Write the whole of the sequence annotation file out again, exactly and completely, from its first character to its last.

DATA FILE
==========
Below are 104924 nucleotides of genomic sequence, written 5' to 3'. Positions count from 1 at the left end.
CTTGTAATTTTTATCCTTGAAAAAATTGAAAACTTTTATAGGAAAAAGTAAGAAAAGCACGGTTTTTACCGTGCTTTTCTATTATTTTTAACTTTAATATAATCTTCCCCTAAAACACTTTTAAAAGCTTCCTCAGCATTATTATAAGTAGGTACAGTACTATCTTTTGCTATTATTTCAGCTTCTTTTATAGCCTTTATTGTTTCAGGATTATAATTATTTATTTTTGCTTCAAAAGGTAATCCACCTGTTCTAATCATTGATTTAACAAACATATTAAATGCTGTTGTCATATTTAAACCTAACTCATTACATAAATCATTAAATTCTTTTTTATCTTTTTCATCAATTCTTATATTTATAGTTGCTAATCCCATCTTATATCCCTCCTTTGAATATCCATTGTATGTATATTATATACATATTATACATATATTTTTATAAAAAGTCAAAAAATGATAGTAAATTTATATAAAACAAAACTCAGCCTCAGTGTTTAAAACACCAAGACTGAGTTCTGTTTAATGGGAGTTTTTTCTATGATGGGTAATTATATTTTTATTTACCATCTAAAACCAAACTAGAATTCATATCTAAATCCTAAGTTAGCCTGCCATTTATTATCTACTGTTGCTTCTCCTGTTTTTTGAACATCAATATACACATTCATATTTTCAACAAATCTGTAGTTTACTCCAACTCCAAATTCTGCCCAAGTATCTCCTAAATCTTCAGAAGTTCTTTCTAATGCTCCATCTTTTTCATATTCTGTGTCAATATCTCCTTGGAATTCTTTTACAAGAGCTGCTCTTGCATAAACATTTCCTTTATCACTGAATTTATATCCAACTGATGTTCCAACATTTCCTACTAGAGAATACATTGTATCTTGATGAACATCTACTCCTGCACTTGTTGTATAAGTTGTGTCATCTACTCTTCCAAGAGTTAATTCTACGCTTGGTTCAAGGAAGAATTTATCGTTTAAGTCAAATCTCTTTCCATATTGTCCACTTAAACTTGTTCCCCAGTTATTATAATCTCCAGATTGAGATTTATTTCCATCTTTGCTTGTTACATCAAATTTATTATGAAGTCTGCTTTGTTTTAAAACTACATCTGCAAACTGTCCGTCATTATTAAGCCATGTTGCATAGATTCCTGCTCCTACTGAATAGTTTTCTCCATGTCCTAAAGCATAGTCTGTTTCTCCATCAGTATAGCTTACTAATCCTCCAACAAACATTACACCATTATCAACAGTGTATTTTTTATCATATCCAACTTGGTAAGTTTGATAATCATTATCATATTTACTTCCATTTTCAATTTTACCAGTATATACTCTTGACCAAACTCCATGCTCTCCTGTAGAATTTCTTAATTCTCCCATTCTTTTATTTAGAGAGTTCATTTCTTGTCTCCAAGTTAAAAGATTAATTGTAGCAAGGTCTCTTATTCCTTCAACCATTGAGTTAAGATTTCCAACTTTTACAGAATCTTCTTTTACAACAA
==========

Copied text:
Below are 104924 nucleotides of genomic sequence, written 5' to 3'. Positions count from 1 at the left end.
CTTGTAATTTTTATCCTTGAAAAAATTGAAAACTTTTATAGGAAAAAGTAAGAAAAGCACGGTTTTTACCGTGCTTTTCTATTATTTTTAACTTTAATATAATCTTCCCCTAAAACACTTTTAAAAGCTTCCTCAGCATTATTATAAGTAGGTACAGTACTATCTTTTGCTATTATTTCAGCTTCTTTTATAGCCTTTATTGTTTCAGGATTATAATTATTTATTTTTGCTTCAAAAGGTAATCCACCTGTTCTAATCATTGATTTAACAAACATATTAAATGCTGTTGTCATATTTAAACCTAACTCATTACATAAATCATTAAATTCTTTTTTATCTTTTTCATCAATTCTTATATTTATAGTTGCTAATCCCATCTTATATCCCTCCTTTGAATATCCATTGTATGTATATTATATACATATTATACATATATTTTTATAAAAAGTCAAAAAATGATAGTAAATTTATATAAAACAAAACTCAGCCTCAGTGTTTAAAACACCAAGACTGAGTTCTGTTTAATGGGAGTTTTTTCTATGATGGGTAATTATATTTTTATTTACCATCTAAAACCAAACTAGAATTCATATCTAAATCCTAAGTTAGCCTGCCATTTATTATCTACTGTTGCTTCTCCTGTTTTTTGAACATCAATATACACATTCATATTTTCAACAAATCTGTAGTTTACTCCAACTCCAAATTCTGCCCAAGTATCTCCTAAATCTTCAGAAGTTCTTTCTAATGCTCCATCTTTTTCATATTCTGTGTCAATATCTCCTTGGAATTCTTTTACAAGAGCTGCTCTTGCATAAACATTTCCTTTATCACTGAATTTATATCCAACTGATGTTCCAACATTTCCTACTAGAGAATACATTGTATCTTGATGAACATCTACTCCTGCACTTGTTGTATAAGTTGTGTCATCTACTCTTCCAAGAGTTAATTCTACGCTTGGTTCAAGGAAGAATTTATCGTTTAAGTCAAATCTCTTTCCATATTGTCCACTTAAACTTGTTCCCCAGTTATTATAATCTCCAGATTGAGATTTATTTCCATCTTTGCTTGTTACATCAAATTTATTATGAAGTCTGCTTTGTTTTAAAACTACATCTGCAAACTGTCCGTCATTATTAAGCCATGTTGCATAGATTCCTGCTCCTACTGAATAGTTTTCTCCATGTCCTAAAGCATAGTCTGTTTCTCCATCAGTATAGCTTACTAATCCTCCAACAAACATTACACCATTATCAACAGTGTATTTTTTATCATATCCAACTTGGTAAGTTTGATAATCATTATCATATTTACTTCCATTTTCAATTTTACCAGTATATACTCTTGACCAAACTCCATGCTCTCCTGTAGAATTTCTTAATTCTCCCATTCTTTTATTTAGAGAGTTCATTTCTTGTCTCCAAGTTAAAAGATTAATTGTAGCAAGGTCTCTTATTCCTTCAACCATTGAGTTAAGATTTCCAACTTTTACAGAATCTTCTTTTACAACAA